The Lozenge is a Nature Area created from a derelict piece of land adjacent to the Community Centre. This project was made possible with the help of funding obtained by the local Community Reach Partnership. The area was cleared leaving as much of the natural habitat as possible in place, footpaths were established, a pond was constructed and benches and signage provided. This then transformed a piece of wasteland into an asset to the town providing a tranquil place to wander or sit and enjoy the wildlife that has established itself naturally in this lovely area provided.


Brightlingsea Foot Ferry has two ferry boats each able to accommodate twelve passengers as well as bikes and dogs. This facility was again originally funded by grants obtained by the Community Reach partnership and was adopted by the Brightlingsea Harbour Commissioners who have operated the ferry for the past 13 years. This provided easy access to the area whilst reducing road miles considerably, by road from Brightlingsea to Point Clear is 11miles and to East Mersea 21 miles whilst the ferry takes approx. 3 minutes to Point Clear and 9 minutes to East Mersea.

Ferry Route 1 is between Brightlingsea , Point Clear and East Mersea , operates  Good Friday until the end October.

Ferry Route 2 is between Brightlingsea, Wivenhoe, Rowhedge and Colchester Hythe, operates Good Friday until the end of October. Contact: Brightlingsea Harbour office 01206 302200 for timetable visit .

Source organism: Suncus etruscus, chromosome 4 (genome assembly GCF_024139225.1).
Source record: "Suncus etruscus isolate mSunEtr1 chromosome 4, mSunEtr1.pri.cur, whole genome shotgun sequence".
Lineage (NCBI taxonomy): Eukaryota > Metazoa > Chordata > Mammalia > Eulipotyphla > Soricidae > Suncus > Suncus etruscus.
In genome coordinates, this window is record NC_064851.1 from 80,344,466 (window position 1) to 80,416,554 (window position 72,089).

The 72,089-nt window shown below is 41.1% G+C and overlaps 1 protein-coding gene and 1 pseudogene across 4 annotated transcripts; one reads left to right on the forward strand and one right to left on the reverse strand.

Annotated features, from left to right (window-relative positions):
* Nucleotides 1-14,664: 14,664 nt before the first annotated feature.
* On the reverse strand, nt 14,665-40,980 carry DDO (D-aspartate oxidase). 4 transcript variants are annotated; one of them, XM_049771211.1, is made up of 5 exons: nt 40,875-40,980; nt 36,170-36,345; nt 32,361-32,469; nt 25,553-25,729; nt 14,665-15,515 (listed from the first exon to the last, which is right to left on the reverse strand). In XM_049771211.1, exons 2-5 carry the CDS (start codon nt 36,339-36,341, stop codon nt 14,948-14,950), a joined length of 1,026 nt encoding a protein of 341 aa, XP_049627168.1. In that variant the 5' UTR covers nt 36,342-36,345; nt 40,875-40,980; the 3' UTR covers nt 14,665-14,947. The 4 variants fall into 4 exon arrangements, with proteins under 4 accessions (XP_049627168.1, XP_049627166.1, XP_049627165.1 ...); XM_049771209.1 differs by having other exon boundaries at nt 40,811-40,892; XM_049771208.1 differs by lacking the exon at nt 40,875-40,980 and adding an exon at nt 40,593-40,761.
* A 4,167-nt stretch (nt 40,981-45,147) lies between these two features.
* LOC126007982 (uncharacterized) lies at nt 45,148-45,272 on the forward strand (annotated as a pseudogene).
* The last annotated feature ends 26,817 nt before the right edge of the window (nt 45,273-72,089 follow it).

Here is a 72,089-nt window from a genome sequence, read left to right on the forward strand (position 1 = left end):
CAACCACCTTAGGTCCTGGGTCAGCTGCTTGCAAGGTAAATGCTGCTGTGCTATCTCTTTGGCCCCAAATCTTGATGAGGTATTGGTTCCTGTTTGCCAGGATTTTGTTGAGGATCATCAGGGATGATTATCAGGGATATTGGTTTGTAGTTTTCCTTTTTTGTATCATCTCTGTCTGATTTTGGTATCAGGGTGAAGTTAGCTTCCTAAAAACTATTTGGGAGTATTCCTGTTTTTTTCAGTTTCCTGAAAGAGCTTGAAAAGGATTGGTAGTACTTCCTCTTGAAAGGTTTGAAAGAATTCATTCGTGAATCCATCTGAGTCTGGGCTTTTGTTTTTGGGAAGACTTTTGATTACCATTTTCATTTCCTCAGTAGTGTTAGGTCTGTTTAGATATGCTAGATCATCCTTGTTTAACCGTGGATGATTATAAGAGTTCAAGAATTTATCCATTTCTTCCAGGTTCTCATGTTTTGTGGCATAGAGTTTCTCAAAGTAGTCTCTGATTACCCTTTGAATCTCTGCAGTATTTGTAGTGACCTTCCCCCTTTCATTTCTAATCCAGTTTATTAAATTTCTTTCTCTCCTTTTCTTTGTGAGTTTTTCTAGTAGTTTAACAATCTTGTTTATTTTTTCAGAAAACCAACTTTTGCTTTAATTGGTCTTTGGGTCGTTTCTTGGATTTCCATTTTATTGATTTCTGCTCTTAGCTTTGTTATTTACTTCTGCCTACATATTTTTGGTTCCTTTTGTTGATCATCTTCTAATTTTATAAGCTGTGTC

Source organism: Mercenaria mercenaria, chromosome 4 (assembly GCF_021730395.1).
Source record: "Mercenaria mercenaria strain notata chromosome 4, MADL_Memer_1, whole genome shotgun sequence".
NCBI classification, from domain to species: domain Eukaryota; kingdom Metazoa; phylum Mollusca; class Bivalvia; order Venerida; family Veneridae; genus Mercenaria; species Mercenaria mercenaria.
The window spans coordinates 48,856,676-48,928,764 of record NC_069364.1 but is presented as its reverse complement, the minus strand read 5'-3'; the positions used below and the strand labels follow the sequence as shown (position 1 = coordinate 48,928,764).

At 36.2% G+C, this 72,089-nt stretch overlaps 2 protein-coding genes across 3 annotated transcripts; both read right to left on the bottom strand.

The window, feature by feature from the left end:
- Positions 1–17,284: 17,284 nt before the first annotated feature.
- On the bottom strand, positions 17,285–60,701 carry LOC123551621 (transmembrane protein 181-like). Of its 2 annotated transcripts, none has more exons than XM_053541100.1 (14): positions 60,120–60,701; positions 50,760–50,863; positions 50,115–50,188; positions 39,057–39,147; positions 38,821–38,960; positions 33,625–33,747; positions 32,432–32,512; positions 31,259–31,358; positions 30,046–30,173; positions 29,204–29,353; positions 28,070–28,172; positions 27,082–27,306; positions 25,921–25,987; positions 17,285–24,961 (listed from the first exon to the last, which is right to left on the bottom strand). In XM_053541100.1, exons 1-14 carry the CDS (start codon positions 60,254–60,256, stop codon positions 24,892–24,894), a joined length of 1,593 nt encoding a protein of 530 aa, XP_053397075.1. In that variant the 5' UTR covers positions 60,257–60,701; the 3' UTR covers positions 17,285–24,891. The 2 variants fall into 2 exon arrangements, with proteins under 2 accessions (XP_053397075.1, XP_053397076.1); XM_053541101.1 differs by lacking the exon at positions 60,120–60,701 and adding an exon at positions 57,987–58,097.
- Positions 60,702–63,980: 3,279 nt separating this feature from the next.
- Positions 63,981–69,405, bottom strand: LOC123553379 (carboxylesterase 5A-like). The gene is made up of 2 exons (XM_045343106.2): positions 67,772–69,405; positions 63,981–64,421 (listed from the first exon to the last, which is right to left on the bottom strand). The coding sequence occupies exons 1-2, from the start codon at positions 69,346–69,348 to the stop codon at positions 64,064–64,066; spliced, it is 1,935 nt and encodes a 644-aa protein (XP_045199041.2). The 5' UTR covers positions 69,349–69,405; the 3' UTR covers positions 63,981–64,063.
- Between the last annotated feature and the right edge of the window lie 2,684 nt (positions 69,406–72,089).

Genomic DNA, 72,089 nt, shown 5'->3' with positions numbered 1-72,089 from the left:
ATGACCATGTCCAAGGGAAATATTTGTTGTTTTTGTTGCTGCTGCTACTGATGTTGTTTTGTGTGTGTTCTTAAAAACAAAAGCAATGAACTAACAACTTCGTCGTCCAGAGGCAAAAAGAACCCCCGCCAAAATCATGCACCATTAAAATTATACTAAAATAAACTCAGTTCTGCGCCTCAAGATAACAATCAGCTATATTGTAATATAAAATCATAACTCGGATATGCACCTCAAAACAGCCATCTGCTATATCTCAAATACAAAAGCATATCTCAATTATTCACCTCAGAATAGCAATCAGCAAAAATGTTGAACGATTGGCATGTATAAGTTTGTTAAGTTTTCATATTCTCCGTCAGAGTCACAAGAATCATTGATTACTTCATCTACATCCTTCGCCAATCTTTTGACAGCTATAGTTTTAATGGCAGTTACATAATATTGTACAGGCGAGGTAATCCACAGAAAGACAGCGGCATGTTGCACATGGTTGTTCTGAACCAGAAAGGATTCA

Brightlingsea Hard with the Town Jetty and Marina  is especially in the Summer a hive of activity where you can sit and relax and enjoy watching the families crabbing from the jetty and the coming and goings from the water with passengers from the ferry arriving and departing after enjoying a trip on the water. From the Hard you can take a leisurely stroll along the promenade which is lined with colourful beach huts, past the boating lake and open air swimming pool to Bateman’s tower with its café, children’s playground and skate park.  Those feeling more energetic can then join the nature walk along the site of the old railway track through beautiful SSSI saltmarshes  to Alresford Creek, this walk is around 4 miles in length but can be reduced to accommodate walkers personal abilities. Walk leaflets are available from the Parish Hall or Harbour office.

When you have explored the waterside area to your hearts content why not take time to visit our historical town centre with its variety of shops and eating places set amongst several period buildings. From the Town Hard you can take any of several narrow streets that lead to the town centre and from the promenade you can go straight up Station Road which is adjacent to The Railway Tavern into the centre of town.


These gardens are situated at the junction of Spring Chase and Lower Park Road and are set out around a natural spring that runs through the grounds and surrounding area. These gardens are part of a bequest given to the town and were established originally mainly using grants obtained by the Community Reach Partnership and are now administered by the Brightlingsea in Bloom organisation which also provide floral displays around the town.


Jacobs Hall stands in the High Street and is over 600 years old, it is a fine example of a timber framed building and is grade 1 listed. The full history can be found in the history section of this website as to explain its varied history in a short paragraph would not do it justice.


St James’ Church stands in the centre of the town in Victoria Place and was built in 1836. With a tall steeple housing a Victorian Jubilee Town Clock it provides a fine centre piece for the town. Originally built to accommodate  parishioners  who attended  All Saints but who later settled in the growing waterside area which developed as the town grew. St James’ is a grade 2 listed building.